Planning, Startups, Stories

Tim Berry on business planning, starting and growing your business, and having a life in the meantime.

5 Things Entrepreneurs Need to Know About Valuation 2

Valuation is one of those four-syllable business buzzwords you’re going to have to deal with, eventually, if you either want to start a business or own a business. If it doesn’t come up when you start, it will come up later. Here is what I think you need to know, in five short points.

  1. The word has vastly Different meanings: don’t you hate it when the same words mean different things? Valuation means at least three different things:
    1. What a business is worth to accountants for legal purposes, such as divorce settlements, inheritance taxes, and gift taxes. A certified valuation professional, usually a CPA, makes a guess. Most of them use financial statements and analyze financial details.
    2. What a business is worth to a buyer. Small businesses go up for sale with  business  brokers. Hardware stores, for example,  get about 40-50% of annual sales plus inventory, as a starting point. Plus a bonus for growth and special strengths, or a discount for lack of growth and special problems.
    3. The pivot point in an investment proposal: it’s simple math, but tough negotiations. If you say you want to get $1 million for 50% of your company, you just proposed a valuation of $2 million.
  2. What’s anything worth? Like your car, your house, and a share of IBM stock, something’s worth what somebody will pay for it. The valuation in A is theoretical, hypothetical, but legal. With B and C, though, valuation is as real as agreeing to buy a house. It’s not what the seller says it is; it’s what the buyer is willing to pay. And this cold hard fact drives many entrepreneurs crazy.
  3. For Small businesses, there are guidelines and rules of thumb. If you do a good search, or work with a business broker, you can find general rules of thumb for what your long-standing small business is worth. For example, a hardware story is worth roughly half a year’s sales plus inventory, with bonuses for positive factors like  recent growth,  and discounts for negatives like lack of growth. You could read up on it in,, or business brokerage press. Or do a web search and check the ads for valuation experts.
  4. For Startups, it’s what founders and investors negotiate. Startups and investors and culture clash over valuation.  Investors care about valuation. Founders often misunderstand valuation. And never the twain shall meet. I’ve seen these kinds of problems many times:  Founders walk into the valuation discussion full of folklore and fantasy like stories of Facebook and Twitter. They want lots of money for very little ownership. Investors see two or three people with no sales history thinking their dream startup is already worth $2 or $3 million.
  5. Irony: sometimes traction, and revenues, make things worse. It’s easier to buy the dream than the reality. The same investors who’ll seriously consider a $2 million valuation for a good idea, business plan, and a credible 3-person management team – but with no sales ever — might just as easily balk at a valuation of $600,000 for a company with three years history, 20% growth, and annual sales of $300,000.  Despite the irony, it makes sense: few existing businesses are worth more than a multiple of revenues, but, still, before the battle, it’s easier to dream big. Or so it seems. I’ve been on both sides of this table, and I don’t have any easy solutions to offer.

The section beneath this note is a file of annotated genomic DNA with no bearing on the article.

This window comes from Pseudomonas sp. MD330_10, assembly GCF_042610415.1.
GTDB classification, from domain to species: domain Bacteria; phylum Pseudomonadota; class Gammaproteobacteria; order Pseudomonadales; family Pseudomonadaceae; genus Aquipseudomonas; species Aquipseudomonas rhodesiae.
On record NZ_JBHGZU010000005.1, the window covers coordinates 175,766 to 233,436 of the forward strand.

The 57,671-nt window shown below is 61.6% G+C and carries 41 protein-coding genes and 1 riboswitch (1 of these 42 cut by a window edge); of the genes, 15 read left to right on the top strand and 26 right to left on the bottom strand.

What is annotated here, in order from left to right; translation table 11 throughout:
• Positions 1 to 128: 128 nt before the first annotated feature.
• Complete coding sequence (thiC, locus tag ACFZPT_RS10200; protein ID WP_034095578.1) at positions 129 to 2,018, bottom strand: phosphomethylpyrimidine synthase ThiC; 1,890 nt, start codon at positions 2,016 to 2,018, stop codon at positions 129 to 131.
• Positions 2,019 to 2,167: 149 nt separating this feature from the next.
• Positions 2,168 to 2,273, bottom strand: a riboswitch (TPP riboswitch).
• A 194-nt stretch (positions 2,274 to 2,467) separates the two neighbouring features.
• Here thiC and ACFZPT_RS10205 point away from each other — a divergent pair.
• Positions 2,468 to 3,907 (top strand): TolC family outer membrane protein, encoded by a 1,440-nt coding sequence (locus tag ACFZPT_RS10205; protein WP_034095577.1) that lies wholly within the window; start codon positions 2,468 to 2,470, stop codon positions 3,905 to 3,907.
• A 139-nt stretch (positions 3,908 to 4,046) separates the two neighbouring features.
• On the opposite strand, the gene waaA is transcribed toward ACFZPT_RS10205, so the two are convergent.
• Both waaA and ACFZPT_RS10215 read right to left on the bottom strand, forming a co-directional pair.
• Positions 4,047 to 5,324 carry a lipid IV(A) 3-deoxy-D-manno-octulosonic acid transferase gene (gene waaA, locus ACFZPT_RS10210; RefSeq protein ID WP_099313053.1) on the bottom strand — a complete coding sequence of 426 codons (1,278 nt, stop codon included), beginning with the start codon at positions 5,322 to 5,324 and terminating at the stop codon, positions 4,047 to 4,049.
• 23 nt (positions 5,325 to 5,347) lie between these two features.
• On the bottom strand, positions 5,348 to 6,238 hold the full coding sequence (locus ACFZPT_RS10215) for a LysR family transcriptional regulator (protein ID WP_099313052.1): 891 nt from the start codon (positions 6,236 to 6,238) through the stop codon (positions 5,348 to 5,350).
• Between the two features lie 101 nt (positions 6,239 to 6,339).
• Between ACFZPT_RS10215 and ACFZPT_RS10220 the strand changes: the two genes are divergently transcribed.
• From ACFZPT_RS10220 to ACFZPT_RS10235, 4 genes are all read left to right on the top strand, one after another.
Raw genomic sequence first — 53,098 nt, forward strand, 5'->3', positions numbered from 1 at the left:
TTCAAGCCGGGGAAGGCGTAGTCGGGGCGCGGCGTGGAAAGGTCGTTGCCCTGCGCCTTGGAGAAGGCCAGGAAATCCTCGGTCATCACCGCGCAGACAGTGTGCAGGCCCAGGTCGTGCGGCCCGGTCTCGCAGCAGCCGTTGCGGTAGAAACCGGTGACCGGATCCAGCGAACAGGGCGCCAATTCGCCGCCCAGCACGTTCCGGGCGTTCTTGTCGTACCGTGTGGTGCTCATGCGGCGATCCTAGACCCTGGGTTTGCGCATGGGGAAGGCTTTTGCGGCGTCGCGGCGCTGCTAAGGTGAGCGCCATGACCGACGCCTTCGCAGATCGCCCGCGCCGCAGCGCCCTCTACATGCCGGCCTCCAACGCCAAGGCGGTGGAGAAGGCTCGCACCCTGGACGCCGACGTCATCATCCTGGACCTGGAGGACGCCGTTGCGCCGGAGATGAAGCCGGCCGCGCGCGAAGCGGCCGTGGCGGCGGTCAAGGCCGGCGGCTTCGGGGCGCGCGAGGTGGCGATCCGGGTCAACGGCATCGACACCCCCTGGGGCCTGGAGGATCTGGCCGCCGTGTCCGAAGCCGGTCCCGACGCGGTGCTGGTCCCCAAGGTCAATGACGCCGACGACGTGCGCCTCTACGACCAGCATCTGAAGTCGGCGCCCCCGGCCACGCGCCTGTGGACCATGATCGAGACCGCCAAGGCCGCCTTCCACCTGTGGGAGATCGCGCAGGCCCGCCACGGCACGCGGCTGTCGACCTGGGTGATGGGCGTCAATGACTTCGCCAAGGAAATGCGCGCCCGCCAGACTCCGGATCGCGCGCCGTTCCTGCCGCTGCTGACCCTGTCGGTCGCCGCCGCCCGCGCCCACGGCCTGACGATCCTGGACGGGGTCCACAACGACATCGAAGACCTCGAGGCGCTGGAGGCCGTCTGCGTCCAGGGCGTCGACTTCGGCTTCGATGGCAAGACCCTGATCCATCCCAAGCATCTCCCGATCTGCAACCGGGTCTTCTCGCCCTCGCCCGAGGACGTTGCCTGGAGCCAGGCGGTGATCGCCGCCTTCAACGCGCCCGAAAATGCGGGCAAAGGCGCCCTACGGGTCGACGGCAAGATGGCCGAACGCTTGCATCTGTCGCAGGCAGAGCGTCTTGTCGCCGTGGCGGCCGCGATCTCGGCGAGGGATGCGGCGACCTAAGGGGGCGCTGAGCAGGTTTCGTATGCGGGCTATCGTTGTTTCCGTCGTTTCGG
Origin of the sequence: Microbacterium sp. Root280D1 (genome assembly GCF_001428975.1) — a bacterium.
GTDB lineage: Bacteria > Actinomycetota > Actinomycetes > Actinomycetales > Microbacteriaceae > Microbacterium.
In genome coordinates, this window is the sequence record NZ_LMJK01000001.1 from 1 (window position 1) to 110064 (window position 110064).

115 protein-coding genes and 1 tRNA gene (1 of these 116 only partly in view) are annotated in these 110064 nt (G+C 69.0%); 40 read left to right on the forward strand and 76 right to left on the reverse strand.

If it hasn’t come up yet, it will. Every business deals with valuation eventually. The place any business sees it is during the early investment phases; but most businesses don’t get investment, so they can ignore it at that point. But then if it survives, or grows, valuation comes up again, because even if the business is immortal, the people aren’t: so eventually you either sell it or pass it on to a new team, an acquiring company, or your own family. And there’s the divorce and estate planning elements that require valuation. So every entrepreneur and business owner should have some idea what it is.

(Image: courtesy of

Planning, Startups, Stories

Tim Berry on business planning, starting and growing your business, and having a life in the meantime.

True Story: Dollars vs. Eyeballs in Business Valuation 2

It was a warm late-spring day in 1999. I sat in my office with a venture capitalist, my lawyer, and my son. The sun beamed in the patio outside my office. We talked about Palo Alto Software and its web subsidiary At one point the VC said:

You wouldn’t be an attractive investment for VCs. You’re too profitable.

I chuckled. I thought it was a joke. We’d grown sales in four years from less than $1 million to more than $5 million annual sales. We had to be profitable because we had no outside money.

He said:

That’s no joke. It’s like the Oklahoma gold rush, a land grab, and the assumption is that if you’re profitable, you’ve stopped too soon. You should be spending more to build traffic.

Those were strange times.

(Image: iDesign/Shutterstock)

Planning, Startups, Stories

Tim Berry on business planning, starting and growing your business, and having a life in the meantime.

BizEquity Adds Tools for Estimating Valuation 0

I’ve posted here before on BizEquity, the “Zillow of small business valuation” site offering quick estimates of business valuation.

BizEquity founder Tom Taulli — a true expert in the field — has added some interesting new tools for the site. Most notably, a valuation wizard that can take your inputs and give you a quick and dirty estimate of what your business is worth.